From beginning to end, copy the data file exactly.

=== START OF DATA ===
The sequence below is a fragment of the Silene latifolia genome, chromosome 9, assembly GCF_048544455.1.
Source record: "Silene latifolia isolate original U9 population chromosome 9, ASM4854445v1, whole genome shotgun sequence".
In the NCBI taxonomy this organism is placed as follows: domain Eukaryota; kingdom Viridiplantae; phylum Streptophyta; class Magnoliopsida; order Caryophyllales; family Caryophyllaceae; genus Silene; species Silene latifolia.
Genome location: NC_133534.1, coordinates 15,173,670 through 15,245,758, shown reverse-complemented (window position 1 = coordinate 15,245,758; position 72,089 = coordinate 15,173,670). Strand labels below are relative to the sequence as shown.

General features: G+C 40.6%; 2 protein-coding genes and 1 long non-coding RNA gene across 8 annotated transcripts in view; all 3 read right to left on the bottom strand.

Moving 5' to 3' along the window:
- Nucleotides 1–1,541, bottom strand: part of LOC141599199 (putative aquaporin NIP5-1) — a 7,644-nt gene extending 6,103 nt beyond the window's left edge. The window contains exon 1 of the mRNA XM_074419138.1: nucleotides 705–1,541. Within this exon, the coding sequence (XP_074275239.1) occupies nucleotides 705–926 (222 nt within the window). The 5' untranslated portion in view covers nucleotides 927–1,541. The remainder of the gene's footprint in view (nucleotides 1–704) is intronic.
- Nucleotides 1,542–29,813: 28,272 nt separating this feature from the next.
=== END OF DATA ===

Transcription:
The sequence below is a fragment of the Silene latifolia genome, chromosome 9, assembly GCF_048544455.1.
Source record: "Silene latifolia isolate original U9 population chromosome 9, ASM4854445v1, whole genome shotgun sequence".
In the NCBI taxonomy this organism is placed as follows: domain Eukaryota; kingdom Viridiplantae; phylum Streptophyta; class Magnoliopsida; order Caryophyllales; family Caryophyllaceae; genus Silene; species Silene latifolia.
Genome location: NC_133534.1, coordinates 15,173,670 through 15,245,758, shown reverse-complemented (window position 1 = coordinate 15,245,758; position 72,089 = coordinate 15,173,670). Strand labels below are relative to the sequence as shown.

General features: G+C 40.6%; 2 protein-coding genes and 1 long non-coding RNA gene across 8 annotated transcripts in view; all 3 read right to left on the bottom strand.

Moving 5' to 3' along the window:
- Nucleotides 1–1,541, bottom strand: part of LOC141599199 (putative aquaporin NIP5-1) — a 7,644-nt gene extending 6,103 nt beyond the window's left edge. The window contains exon 1 of the mRNA XM_074419138.1: nucleotides 705–1,541. Within this exon, the coding sequence (XP_074275239.1) occupies nucleotides 705–926 (222 nt within the window). The 5' untranslated portion in view covers nucleotides 927–1,541. The remainder of the gene's footprint in view (nucleotides 1–704) is intronic.
- Nucleotides 1,542–29,813: 28,272 nt separating this feature from the next.